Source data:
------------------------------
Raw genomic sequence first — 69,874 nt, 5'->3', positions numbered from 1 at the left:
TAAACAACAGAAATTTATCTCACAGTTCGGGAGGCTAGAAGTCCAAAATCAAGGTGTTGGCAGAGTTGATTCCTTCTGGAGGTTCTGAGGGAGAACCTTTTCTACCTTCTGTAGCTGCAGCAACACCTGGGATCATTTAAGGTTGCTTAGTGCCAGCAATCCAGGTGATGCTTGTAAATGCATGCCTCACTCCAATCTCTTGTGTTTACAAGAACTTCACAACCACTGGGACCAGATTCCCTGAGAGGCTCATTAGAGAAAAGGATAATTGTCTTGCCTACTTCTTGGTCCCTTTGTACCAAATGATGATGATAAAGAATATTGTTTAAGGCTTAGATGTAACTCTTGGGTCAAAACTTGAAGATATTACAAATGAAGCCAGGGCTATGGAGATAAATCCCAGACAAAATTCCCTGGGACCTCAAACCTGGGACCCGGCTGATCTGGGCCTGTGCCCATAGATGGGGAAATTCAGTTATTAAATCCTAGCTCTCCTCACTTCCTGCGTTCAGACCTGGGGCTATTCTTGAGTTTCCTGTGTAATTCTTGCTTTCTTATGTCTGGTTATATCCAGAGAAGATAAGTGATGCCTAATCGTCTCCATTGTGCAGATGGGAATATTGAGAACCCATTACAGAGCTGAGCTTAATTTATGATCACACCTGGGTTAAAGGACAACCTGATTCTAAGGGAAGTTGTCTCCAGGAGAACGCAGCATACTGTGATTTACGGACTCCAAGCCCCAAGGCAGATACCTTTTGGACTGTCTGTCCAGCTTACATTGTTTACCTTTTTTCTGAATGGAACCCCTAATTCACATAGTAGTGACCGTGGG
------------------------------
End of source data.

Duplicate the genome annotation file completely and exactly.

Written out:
Raw genomic sequence first — 69,874 nt, 5'->3', positions numbered from 1 at the left:
TAAACAACAGAAATTTATCTCACAGTTCGGGAGGCTAGAAGTCCAAAATCAAGGTGTTGGCAGAGTTGATTCCTTCTGGAGGTTCTGAGGGAGAACCTTTTCTACCTTCTGTAGCTGCAGCAACACCTGGGATCATTTAAGGTTGCTTAGTGCCAGCAATCCAGGTGATGCTTGTAAATGCATGCCTCACTCCAATCTCTTGTGTTTACAAGAACTTCACAACCACTGGGACCAGATTCCCTGAGAGGCTCATTAGAGAAAAGGATAATTGTCTTGCCTACTTCTTGGTCCCTTTGTACCAAATGATGATGATAAAGAATATTGTTTAAGGCTTAGATGTAACTCTTGGGTCAAAACTTGAAGATATTACAAATGAAGCCAGGGCTATGGAGATAAATCCCAGACAAAATTCCCTGGGACCTCAAACCTGGGACCCGGCTGATCTGGGCCTGTGCCCATAGATGGGGAAATTCAGTTATTAAATCCTAGCTCTCCTCACTTCCTGCGTTCAGACCTGGGGCTATTCTTGAGTTTCCTGTGTAATTCTTGCTTTCTTATGTCTGGTTATATCCAGAGAAGATAAGTGATGCCTAATCGTCTCCATTGTGCAGATGGGAATATTGAGAACCCATTACAGAGCTGAGCTTAATTTATGATCACACCTGGGTTAAAGGACAACCTGATTCTAAGGGAAGTTGTCTCCAGGAGAACGCAGCATACTGTGATTTACGGACTCCAAGCCCCAAGGCAGATACCTTTTGGACTGTCTGTCCAGCTTACATTGTTTACCTTTTTTCTGAATGGAACCCCTAATTCACATAGTAGTGACCGTGGG